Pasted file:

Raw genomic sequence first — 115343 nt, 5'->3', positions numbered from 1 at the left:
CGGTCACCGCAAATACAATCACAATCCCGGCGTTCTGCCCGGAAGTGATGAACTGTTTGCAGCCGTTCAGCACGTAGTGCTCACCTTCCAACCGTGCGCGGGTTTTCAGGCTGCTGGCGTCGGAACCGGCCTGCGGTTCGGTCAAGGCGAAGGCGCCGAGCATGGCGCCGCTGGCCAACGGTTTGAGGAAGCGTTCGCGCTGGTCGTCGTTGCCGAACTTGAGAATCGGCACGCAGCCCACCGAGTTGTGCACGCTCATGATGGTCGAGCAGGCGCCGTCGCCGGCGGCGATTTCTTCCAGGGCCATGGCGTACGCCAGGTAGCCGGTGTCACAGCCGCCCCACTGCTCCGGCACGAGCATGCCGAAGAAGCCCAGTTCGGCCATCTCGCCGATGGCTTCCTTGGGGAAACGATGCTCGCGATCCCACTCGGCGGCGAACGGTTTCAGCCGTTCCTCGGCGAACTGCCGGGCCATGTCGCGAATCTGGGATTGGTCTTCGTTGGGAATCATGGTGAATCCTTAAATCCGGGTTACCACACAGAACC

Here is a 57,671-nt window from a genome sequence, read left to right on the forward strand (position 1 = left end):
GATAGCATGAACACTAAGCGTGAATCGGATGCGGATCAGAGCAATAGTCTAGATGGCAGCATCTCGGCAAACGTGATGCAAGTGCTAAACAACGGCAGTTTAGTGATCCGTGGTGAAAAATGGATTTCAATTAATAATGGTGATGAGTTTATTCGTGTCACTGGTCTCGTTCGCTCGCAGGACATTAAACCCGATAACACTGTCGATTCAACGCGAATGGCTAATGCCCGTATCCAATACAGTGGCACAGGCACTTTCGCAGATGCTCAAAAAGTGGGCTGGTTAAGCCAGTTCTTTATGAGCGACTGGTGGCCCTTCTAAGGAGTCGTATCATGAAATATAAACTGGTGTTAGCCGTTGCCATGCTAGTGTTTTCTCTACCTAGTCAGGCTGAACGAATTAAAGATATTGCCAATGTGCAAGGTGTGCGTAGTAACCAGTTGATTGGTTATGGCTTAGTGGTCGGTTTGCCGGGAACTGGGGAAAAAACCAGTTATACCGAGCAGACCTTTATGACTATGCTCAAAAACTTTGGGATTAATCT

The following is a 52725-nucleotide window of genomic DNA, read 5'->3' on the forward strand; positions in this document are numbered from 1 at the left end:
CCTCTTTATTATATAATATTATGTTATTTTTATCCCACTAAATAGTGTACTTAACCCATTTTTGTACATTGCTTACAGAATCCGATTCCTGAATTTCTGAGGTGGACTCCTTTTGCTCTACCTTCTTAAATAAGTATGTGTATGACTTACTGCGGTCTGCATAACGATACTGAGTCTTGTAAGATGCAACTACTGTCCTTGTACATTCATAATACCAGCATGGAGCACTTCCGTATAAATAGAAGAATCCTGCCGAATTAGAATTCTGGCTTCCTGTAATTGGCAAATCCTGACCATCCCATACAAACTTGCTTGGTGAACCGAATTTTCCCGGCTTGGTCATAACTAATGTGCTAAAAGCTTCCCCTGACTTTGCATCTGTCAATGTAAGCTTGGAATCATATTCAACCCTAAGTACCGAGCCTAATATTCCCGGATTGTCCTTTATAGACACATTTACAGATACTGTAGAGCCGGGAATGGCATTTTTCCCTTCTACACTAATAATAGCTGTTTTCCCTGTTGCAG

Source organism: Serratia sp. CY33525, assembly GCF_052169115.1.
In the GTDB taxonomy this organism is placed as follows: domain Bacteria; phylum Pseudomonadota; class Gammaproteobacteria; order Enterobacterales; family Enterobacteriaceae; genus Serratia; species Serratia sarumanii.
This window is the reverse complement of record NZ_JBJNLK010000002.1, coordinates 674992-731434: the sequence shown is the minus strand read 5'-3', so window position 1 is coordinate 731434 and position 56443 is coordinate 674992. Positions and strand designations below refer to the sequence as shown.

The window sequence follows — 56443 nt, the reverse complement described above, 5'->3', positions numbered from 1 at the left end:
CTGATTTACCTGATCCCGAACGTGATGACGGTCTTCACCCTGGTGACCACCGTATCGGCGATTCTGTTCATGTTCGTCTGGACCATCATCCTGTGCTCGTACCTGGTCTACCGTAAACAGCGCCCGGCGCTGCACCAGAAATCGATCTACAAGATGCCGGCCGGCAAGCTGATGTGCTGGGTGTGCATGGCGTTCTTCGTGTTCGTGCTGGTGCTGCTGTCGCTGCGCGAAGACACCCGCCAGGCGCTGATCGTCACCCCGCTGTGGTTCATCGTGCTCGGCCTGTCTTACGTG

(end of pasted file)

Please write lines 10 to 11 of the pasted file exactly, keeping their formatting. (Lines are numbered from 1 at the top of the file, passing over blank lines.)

The window sequence follows — 56443 nt, the reverse complement described above, 5'->3', positions numbered from 1 at the left end:
CTGATTTACCTGATCCCGAACGTGATGACGGTCTTCACCCTGGTGACCACCGTATCGGCGATTCTGTTCATGTTCGTCTGGACCATCATCCTGTGCTCGTACCTGGTCTACCGTAAACAGCGCCCGGCGCTGCACCAGAAATCGATCTACAAGATGCCGGCCGGCAAGCTGATGTGCTGGGTGTGCATGGCGTTCTTCGTGTTCGTGCTGGTGCTGCTGTCGCTGCGCGAAGACACCCGCCAGGCGCTGATCGTCACCCCGCTGTGGTTCATCGTGCTCGGCCTGTCTTACGTG